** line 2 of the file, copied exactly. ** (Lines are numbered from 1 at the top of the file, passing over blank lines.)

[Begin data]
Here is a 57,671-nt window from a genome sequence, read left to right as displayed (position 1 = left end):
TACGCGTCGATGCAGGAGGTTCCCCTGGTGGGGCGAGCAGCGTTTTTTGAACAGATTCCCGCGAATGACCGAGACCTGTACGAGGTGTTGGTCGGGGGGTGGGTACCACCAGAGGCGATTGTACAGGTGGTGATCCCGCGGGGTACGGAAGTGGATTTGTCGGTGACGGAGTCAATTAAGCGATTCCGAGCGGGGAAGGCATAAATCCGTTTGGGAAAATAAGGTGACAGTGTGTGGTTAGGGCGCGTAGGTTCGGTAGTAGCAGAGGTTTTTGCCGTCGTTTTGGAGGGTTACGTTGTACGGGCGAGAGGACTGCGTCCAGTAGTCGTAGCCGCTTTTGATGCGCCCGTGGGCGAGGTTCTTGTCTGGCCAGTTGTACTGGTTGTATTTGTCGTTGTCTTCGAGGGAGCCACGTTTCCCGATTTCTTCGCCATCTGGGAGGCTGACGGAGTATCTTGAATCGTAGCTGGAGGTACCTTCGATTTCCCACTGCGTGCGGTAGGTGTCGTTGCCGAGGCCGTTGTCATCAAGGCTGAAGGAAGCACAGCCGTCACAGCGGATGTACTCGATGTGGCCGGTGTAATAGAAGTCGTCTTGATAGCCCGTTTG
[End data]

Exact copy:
TACGCGTCGATGCAGGAGGTTCCCCTGGTGGGGCGAGCAGCGTTTTTTGAACAGATTCCCGCGAATGACCGAGACCTGTACGAGGTGTTGGTCGGGGGGTGGGTACCACCAGAGGCGATTGTACAGGTGGTGATCCCGCGGGGTACGGAAGTGGATTTGTCGGTGACGGAGTCAATTAAGCGATTCCGAGCGGGGAAGGCATAAATCCGTTTGGGAAAATAAGGTGACAGTGTGTGGTTAGGGCGCGTAGGTTCGGTAGTAGCAGAGGTTTTTGCCGTCGTTTTGGAGGGTTACGTTGTACGGGCGAGAGGACTGCGTCCAGTAGTCGTAGCCGCTTTTGATGCGCCCGTGGGCGAGGTTCTTGTCTGGCCAGTTGTACTGGTTGTATTTGTCGTTGTCTTCGAGGGAGCCACGTTTCCCGATTTCTTCGCCATCTGGGAGGCTGACGGAGTATCTTGAATCGTAGCTGGAGGTACCTTCGATTTCCCACTGCGTGCGGTAGGTGTCGTTGCCGAGGCCGTTGTCATCAAGGCTGAAGGAAGCACAGCCGTCACAGCGGATGTACTCGATGTGGCCGGTGTAATAGAAGTCGTCTTGATAGCCCGTTTG